Sen. Warner eyes options for crackdown on tech giants: report

Sen. Warner eyes options for crackdown on tech giants: report
© Greg Nash

Sen. Mark WarnerMark Robert WarnerHillicon Valley: Federal inquiry opened into Google health data deal | Facebook reports millions of post takedowns | Microsoft shakes up privacy debate | Disney plus tops 10M sign-ups in first day Microsoft embraces California law, shaking up privacy debate Google sparks new privacy fears over health care data MORE (D-Va.), the ranking member on the Senate Intelligence Committee, is circulating a policy paper with 20 options for cracking down on technology giants, Axios reported.

The paper addresses the most pressing concerns critics have raised about tech companies in recent months: the spread of disinformation, protecting users' privacy and competition among tech companies, according to Axios. 

"The size and reach of these platforms demand that we ensure proper oversight, transparency and effective management of technologies that in large measure undergird our social lives, our economy, and our politics," the paper says. "The hope is that the ideas enclosed here stir the pot and spark a wider discussion — among policymakers, stakeholders, and civil society groups — on the appropriate trajectory of technology policy in the coming years."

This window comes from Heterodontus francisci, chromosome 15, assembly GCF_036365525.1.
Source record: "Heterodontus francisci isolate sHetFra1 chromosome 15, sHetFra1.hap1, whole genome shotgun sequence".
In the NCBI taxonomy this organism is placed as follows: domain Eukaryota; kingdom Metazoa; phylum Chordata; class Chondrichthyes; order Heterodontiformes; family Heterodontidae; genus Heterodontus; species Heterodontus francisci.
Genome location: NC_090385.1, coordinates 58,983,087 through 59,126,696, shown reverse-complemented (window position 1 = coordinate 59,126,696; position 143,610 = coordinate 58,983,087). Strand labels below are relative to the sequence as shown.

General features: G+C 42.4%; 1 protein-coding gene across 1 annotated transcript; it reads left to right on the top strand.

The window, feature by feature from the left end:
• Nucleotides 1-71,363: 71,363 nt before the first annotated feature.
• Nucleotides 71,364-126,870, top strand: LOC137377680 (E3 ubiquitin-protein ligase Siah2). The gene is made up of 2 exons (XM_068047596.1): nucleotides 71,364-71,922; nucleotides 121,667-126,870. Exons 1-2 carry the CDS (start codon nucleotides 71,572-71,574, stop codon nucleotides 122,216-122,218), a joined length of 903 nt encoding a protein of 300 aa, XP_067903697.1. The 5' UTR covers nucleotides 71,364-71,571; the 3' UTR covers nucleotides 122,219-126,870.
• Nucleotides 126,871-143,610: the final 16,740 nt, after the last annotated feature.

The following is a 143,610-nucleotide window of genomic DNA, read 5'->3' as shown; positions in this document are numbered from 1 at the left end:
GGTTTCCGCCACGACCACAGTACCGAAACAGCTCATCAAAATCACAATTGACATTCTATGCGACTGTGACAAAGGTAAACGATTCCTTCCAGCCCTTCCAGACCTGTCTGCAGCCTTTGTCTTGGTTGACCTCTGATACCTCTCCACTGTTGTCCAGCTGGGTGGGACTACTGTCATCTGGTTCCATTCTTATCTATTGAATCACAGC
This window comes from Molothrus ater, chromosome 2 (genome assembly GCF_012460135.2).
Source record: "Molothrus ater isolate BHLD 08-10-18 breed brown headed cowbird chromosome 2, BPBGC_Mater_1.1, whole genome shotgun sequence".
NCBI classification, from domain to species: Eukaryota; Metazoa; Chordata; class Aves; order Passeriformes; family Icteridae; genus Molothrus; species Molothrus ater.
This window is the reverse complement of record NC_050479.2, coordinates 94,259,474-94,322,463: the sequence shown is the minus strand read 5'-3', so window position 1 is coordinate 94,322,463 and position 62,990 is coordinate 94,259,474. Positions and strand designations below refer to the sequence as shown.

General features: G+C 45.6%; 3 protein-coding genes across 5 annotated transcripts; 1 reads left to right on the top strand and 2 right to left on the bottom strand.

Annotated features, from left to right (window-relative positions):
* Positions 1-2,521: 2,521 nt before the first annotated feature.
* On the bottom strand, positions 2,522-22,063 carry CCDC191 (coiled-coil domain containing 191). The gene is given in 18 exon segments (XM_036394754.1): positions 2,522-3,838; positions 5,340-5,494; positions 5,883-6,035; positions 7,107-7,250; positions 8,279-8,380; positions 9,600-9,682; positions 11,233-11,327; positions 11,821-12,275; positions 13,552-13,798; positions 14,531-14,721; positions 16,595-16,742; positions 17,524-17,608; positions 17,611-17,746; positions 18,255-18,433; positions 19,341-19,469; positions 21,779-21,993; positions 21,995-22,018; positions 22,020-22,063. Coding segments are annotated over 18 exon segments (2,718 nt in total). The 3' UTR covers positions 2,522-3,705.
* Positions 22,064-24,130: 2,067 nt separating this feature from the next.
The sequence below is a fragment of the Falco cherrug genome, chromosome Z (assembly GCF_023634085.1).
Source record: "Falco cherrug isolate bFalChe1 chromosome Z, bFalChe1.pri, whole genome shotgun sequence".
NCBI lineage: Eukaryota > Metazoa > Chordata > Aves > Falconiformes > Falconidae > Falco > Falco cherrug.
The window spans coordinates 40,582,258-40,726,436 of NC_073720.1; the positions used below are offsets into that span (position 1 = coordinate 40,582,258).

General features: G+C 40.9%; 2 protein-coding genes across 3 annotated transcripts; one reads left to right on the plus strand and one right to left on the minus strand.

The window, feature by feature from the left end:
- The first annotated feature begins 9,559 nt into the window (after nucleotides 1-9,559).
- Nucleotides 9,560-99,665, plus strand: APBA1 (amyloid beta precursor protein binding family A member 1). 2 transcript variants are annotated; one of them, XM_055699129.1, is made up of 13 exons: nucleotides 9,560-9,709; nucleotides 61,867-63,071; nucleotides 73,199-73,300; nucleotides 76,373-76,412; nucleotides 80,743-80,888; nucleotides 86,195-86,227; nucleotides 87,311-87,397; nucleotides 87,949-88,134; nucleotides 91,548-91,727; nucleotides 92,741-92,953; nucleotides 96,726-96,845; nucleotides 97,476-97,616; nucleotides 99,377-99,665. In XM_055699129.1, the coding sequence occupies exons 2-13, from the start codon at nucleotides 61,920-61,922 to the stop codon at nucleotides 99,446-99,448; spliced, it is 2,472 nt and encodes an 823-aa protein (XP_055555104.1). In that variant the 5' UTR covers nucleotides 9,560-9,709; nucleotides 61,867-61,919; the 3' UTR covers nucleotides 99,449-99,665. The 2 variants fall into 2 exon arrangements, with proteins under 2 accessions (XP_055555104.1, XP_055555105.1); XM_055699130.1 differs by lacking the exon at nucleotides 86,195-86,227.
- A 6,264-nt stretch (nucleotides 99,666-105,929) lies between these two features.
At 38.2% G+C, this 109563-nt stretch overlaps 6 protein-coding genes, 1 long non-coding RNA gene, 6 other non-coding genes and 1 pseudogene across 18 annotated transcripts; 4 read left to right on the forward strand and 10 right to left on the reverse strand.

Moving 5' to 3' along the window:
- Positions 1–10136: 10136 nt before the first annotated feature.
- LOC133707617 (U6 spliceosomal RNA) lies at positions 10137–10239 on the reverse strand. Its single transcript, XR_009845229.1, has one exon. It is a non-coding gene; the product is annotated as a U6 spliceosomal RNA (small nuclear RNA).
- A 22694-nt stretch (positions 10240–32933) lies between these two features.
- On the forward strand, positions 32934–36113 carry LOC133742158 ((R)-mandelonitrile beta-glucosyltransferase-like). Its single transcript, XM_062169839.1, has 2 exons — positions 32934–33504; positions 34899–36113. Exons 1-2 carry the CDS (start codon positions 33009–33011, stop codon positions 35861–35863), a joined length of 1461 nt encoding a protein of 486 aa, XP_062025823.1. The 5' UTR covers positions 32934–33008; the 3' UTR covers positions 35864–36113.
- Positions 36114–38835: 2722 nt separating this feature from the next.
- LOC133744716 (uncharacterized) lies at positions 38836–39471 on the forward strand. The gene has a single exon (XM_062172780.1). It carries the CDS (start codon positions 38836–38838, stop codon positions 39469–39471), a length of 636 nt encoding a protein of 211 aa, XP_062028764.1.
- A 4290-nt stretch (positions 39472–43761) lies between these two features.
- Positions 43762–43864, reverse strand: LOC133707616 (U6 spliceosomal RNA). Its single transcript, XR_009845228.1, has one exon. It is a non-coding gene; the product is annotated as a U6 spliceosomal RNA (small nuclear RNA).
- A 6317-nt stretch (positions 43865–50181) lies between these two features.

ADVERTISEMENT

Companies like Facebook and Twitter have attracted scrutiny over their policies after their platforms were heavily used to sow discord on U.S. soil while allowing many of those who spread disinformation to profit from the surge in "fake news" during the 2016 presidential election.

Facebook has tweaked its algorithms to discourage the spreading of false information, but its policies generally prevent the platform from taking many disinformation campaigns down. 

Warner's paper recommends several ways to combat disinformation, including policies that would force tech companies to label "bots," discourage anonymous posting and root out inauthentic accounts.

Cambridge Analytica, which worked on President Trump's campaign, closed in May after it was revealed it had improperly obtained the data of about 87 million Facebook users.

Warner's policy paper says tech companies should assume greater responsibility for their users' personal data.

It is unlikely that lawmakers could push any of the 20 policy proposals through Congress with the Republicans in control in both chambers, but Democrats could have a better shot at pressing these policies if they ride a blue wave in the 2018 midterm elections to a majority in the House or the Senate, according to Axios.